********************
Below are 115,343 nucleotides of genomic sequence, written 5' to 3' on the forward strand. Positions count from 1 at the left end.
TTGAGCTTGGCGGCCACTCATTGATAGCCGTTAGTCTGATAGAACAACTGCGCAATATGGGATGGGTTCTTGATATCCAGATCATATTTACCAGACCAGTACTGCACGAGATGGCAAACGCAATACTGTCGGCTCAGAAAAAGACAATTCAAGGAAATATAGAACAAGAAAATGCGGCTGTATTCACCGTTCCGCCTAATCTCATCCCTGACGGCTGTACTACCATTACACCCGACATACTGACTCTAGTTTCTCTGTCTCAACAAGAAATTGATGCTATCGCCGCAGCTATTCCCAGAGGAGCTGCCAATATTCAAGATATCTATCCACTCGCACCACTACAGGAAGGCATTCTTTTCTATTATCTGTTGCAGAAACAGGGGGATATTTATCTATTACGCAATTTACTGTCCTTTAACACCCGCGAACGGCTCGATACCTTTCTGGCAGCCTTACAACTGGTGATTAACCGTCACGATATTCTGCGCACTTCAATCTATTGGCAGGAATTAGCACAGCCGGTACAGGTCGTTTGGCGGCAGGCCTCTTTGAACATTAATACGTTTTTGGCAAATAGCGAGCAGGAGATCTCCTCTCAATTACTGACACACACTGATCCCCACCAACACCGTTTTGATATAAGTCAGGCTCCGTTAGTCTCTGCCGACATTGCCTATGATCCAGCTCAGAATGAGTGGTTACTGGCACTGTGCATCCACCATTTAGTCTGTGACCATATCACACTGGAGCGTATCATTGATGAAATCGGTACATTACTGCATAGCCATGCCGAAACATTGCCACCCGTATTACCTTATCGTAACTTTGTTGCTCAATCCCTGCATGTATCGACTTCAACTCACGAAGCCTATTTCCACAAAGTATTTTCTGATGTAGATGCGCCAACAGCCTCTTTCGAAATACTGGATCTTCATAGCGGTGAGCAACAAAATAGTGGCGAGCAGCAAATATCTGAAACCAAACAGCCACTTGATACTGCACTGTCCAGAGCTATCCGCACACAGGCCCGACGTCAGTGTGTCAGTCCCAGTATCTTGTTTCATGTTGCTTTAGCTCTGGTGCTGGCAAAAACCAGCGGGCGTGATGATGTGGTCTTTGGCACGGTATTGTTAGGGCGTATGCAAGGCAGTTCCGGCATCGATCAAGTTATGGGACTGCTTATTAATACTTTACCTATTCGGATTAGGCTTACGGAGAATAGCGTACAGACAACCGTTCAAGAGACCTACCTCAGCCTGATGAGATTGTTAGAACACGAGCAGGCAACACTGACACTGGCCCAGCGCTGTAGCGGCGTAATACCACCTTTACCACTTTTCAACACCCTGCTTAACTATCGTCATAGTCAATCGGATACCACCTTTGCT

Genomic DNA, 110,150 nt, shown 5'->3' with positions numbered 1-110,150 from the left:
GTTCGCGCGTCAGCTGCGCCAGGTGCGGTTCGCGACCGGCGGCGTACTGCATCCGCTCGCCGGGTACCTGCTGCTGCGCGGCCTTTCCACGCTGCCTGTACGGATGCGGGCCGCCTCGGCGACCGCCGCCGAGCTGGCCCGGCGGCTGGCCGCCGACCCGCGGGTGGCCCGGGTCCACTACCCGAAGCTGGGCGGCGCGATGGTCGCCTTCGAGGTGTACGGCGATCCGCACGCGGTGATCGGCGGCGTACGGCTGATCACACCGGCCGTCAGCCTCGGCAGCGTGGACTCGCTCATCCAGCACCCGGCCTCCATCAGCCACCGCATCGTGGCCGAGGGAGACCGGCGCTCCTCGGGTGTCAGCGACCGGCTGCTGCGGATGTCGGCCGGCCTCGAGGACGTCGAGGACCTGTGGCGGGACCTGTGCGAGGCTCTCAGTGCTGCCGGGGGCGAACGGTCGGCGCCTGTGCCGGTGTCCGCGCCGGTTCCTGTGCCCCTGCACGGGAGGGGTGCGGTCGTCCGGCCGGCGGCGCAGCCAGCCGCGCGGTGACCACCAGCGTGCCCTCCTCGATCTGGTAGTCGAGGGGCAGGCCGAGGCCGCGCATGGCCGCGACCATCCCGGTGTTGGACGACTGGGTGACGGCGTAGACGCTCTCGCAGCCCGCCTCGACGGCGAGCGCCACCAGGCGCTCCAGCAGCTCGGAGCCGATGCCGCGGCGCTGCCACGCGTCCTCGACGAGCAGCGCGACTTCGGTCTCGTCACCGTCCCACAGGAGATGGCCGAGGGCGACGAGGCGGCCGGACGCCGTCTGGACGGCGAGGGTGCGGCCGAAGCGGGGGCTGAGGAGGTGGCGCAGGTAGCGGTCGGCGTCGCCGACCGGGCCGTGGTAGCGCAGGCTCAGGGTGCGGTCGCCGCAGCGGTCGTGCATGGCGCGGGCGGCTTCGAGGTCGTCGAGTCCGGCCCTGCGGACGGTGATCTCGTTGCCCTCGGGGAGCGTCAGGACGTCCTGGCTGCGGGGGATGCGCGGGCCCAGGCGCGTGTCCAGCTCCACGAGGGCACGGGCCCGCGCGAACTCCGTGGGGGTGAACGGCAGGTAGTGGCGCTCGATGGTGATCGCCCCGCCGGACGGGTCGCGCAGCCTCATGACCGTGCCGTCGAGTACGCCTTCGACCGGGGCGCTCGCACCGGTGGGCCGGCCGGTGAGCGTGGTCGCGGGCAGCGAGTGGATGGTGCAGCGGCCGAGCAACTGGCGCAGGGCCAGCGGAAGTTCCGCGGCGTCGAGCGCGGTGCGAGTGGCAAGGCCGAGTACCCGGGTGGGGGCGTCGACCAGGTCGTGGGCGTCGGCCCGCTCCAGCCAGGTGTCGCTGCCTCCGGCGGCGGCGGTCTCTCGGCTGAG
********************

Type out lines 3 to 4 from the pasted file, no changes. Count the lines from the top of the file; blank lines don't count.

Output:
Genomic DNA, 110,150 nt, shown 5'->3' with positions numbered 1-110,150 from the left:
GTTCGCGCGTCAGCTGCGCCAGGTGCGGTTCGCGACCGGCGGCGTACTGCATCCGCTCGCCGGGTACCTGCTGCTGCGCGGCCTTTCCACGCTGCCTGTACGGATGCGGGCCGCCTCGGCGACCGCCGCCGAGCTGGCCCGGCGGCTGGCCGCCGACCCGCGGGTGGCCCGGGTCCACTACCCGAAGCTGGGCGGCGCGATGGTCGCCTTCGAGGTGTACGGCGATCCGCACGCGGTGATCGGCGGCGTACGGCTGATCACACCGGCCGTCAGCCTCGGCAGCGTGGACTCGCTCATCCAGCACCCGGCCTCCATCAGCCACCGCATCGTGGCCGAGGGAGACCGGCGCTCCTCGGGTGTCAGCGACCGGCTGCTGCGGATGTCGGCCGGCCTCGAGGACGTCGAGGACCTGTGGCGGGACCTGTGCGAGGCTCTCAGTGCTGCCGGGGGCGAACGGTCGGCGCCTGTGCCGGTGTCCGCGCCGGTTCCTGTGCCCCTGCACGGGAGGGGTGCGGTCGTCCGGCCGGCGGCGCAGCCAGCCGCGCGGTGACCACCAGCGTGCCCTCCTCGATCTGGTAGTCGAGGGGCAGGCCGAGGCCGCGCATGGCCGCGACCATCCCGGTGTTGGACGACTGGGTGACGGCGTAGACGCTCTCGCAGCCCGCCTCGACGGCGAGCGCCACCAGGCGCTCCAGCAGCTCGGAGCCGATGCCGCGGCGCTGCCACGCGTCCTCGACGAGCAGCGCGACTTCGGTCTCGTCACCGTCCCACAGGAGATGGCCGAGGGCGACGAGGCGGCCGGACGCCGTCTGGACGGCGAGGGTGCGGCCGAAGCGGGGGCTGAGGAGGTGGCGCAGGTAGCGGTCGGCGTCGCCGACCGGGCCGTGGTAGCGCAGGCTCAGGGTGCGGTCGCCGCAGCGGTCGTGCATGGCGCGGGCGGCTTCGAGGTCGTCGAGTCCGGCCCTGCGGACGGTGATCTCGTTGCCCTCGGGGAGCGTCAGGACGTCCTGGCTGCGGGGGATGCGCGGGCCCAGGCGCGTGTCCAGCTCCACGAGGGCACGGGCCCGCGCGAACTCCGTGGGGGTGAACGGCAGGTAGTGGCGCTCGATGGTGATCGCCCCGCCGGACGGGTCGCGCAGCCTCATGACCGTGCCGTCGAGTACGCCTTCGACCGGGGCGCTCGCACCGGTGGGCCGGCCGGTGAGCGTGGTCGCGGGCAGCGAGTGGATGGTGCAGCGGCCGAGCAACTGGCGCAGGGCCAGCGGAAGTTCCGCGGCGTCGAGCGCGGTGCGAGTGGCAAGGCCGAGTACCCGGGTGGGGGCGTCGACCAGGTCGTGGGCGTCGGCCCGCTCCAGCCAGGTGTCGCTGCCTCCGGCGGCGGCGGTCTCTCGGCTGAG